20th May 2024

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Technology and Computer

8 Vintage Digital Cameras Still Worth Buying Today

Composite image of digital vintage cameras

(Credit: René Ramos, Jim Fisher)

Old digital cameras are all the rage, at least according to social media influencers. This trend isn’t too surprising since old tech has a way of coming back into vogue—vinyl is popular amongst music fans, while DVDs appeal to movie aficionados jaded by the ever-rising cost of video streaming services. Many point-and-shoot cameras now enjoy the same retro-chic status, especially since they save you the hassle and cost of developing film.

At the same time, there are fewer new compact cameras on the market than in years past. Major players in the industry have abandoned the low end of the market, effectively ceding it to smartphones, so photographers are left to spend about as much as they would on an entry-level mirrorless camera. And there’s still clear demand. For example, the class-leading Fujifilm X100V was on back order status for most of its time on the market, and demand for the X100VI sequel is already outpacing supply.

So, what should you do if you can’t find the camera you want for a good price, or in stores at all? Thankfully, there’s a thriving market for used compact cameras from recent memory and yesteryear. We’re here to walk you through all of your best options.

The Best Modern Digital Point-and-Shoots You Can Buy New

There Are Many Reasons to Go Retro

Some creators pick up an older camera to get a different (often more artistic) look than a smartphone, many of which use similar computational processing techniques to create snapshots that are technically fantastic, but boringly similar. There’s a reason why articles that compare image quality between smartphones feature nearly identical photo samples.

Ricoh GR sample image, Empire State Building at night in fog

Ricoh GR, 18.3mm, f/5.6, 1.3 seconds, ISO 100 (Credit: Jim Fisher)

For others, it’s a pure nostalgia play. Artists in their teens and 20s are often drawn to the cameras they remember from their youth. And when they were growing up, parents were still using pocket digital cameras or SLRs for family events and vacations. There’s something to be said about snapping a photo today that looks like the ones you saw in family albums, even if those albums were on Flickr and Facebook.

As mentioned, availability is another reason. Influencers have driven up demand for some models to the point that it’s nearly impossible to get them. We already mentioned the high demand for the Fuji X100VI, but other lesser-known models have gone in and out of stock in recent memory. You might have a camera picked out only to discover that you’re trying to buy in between retail restocks. The Canon G7 X Mark III is a good example here. It’s still in Canon’s lineup, but it tends to sell out every so often and you may have to wait for a few weeks for it to return to stock.

What to Know About Used Marketplaces

So, if you want a good, small camera that can arrive at your home in a few days and won’t set you back too much financially, your best bet is to shop for a used compact. I’ve reviewed many of the cameras below and mixed in a few models you can find for fair prices on popular used marketplaces. I kept usability at the forefront here; you can still buy batteries and chargers for them, and they all use SD cards rather than esoteric media card formats like old CompactFlash or xD.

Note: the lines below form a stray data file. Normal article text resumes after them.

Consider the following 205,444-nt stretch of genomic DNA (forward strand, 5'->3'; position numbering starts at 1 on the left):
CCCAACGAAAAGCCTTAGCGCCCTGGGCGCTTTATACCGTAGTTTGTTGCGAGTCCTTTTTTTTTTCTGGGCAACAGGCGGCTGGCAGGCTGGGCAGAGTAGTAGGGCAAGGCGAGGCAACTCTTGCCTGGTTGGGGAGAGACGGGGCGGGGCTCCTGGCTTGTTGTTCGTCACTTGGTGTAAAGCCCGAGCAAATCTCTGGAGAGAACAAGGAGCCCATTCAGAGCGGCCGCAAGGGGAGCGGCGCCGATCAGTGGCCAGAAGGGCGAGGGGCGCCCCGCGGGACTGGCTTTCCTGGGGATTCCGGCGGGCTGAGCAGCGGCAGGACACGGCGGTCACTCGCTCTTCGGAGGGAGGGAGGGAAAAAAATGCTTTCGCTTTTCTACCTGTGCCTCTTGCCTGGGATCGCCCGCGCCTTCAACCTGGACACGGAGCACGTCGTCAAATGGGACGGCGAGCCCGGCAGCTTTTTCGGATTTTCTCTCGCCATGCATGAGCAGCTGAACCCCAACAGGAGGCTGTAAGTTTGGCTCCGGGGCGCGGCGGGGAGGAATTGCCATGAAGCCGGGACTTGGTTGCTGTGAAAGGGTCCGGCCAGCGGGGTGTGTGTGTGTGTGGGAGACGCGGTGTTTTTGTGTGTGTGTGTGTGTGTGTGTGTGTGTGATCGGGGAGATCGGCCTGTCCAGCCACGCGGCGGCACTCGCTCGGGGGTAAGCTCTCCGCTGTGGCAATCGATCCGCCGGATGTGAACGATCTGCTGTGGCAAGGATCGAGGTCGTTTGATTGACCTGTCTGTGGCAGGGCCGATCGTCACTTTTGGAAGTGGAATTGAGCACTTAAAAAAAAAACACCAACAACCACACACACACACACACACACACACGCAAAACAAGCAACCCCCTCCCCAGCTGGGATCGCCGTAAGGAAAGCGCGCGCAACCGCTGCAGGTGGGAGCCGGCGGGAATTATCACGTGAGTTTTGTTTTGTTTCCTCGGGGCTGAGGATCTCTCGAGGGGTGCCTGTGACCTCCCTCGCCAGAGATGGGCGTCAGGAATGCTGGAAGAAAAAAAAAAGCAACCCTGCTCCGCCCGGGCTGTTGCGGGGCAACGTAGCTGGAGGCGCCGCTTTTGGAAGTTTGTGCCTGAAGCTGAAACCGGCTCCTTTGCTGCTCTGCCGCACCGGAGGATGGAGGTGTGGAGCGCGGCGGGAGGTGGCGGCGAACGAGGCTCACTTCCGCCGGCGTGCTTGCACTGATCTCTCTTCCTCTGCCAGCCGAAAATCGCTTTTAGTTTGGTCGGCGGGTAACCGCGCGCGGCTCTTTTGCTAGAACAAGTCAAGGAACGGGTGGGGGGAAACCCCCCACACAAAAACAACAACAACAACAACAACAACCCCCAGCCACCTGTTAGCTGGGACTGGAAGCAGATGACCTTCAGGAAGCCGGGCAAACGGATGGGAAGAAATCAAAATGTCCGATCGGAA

Availability is likely to be hit-or-miss for some models. That’s just part of the deal when you buy old tech. Where appropriate, I’ve listed several like-minded cameras or those in a series.

As for where to buy, look first to camera retailers. Start with the large national shops such as Adorama and B&H, as well as used specialists like GearFocus, KEH, and MPB. And if you have a favorite local shop, check and see if they have a used department. Amazon and eBay are slightly less compelling options. Both offer plenty of used gear (including cameras you won’t find elsewhere), but you never know what you’re going to get.

Sigma DP2 Merrill sample image, small purple and yellow flowers

The resolution and color fidelity you get from a Foveon sensor almost makes the hassle of using one worthwhile; DP2 Merrill, 30mm, f/2.8, 1/320-second, ISO 100 (Credit: Jim Fisher)

As mentioned, our recommendations below are just a starting point. If your favorite vintage compact isn’t here, be sure to chime in—after all, hundreds of quality, small cameras came out during their heyday. And if you have questions on a specific model, feel free to leave a comment or reach out directly.


Look for an Older Fujifilm X100

Fujifilm X00F

Fujifilm X00F (Credit: Paul Maljak)

The most obvious alternative to the hard-to-find X100VI is an older version of the camera. The original X100 is a little long in the tooth but is fundamentally similar to the latest models. All editions of the X100 use a moderately wide f/2 lens, have dial-based shutter and aperture controls, and offer a unique hybrid optical/electronic viewfinder for rangefinder-style photography.

An X100S, X100T, or X100F gets you modern conveniences such as an X-Trans sensor and Fuji’s Film Simulation modes. At press time, older X100 models are plentiful on the used markets, with prices in the $600 to $1,000 range.

Revisit Canon’s Classic Compact PowerShot

Canon PowerShot Elph 330 HS

Canon PowerShot Elph 330 HS (Credit: Canon)

My first digital camera was a Canon PowerShot Elph, so there’s some nostalgia at play here. But there’s good reason to be sentimental about the line—Elph series models have a sleek industrial design, some with durable aluminum exteriors. There are so many to choose from, but I recommend targeting one with a CMOS sensor in the 8-12MP range and support for SD memory cards. Searching for “Elph HS” will help narrow down the targets for those models.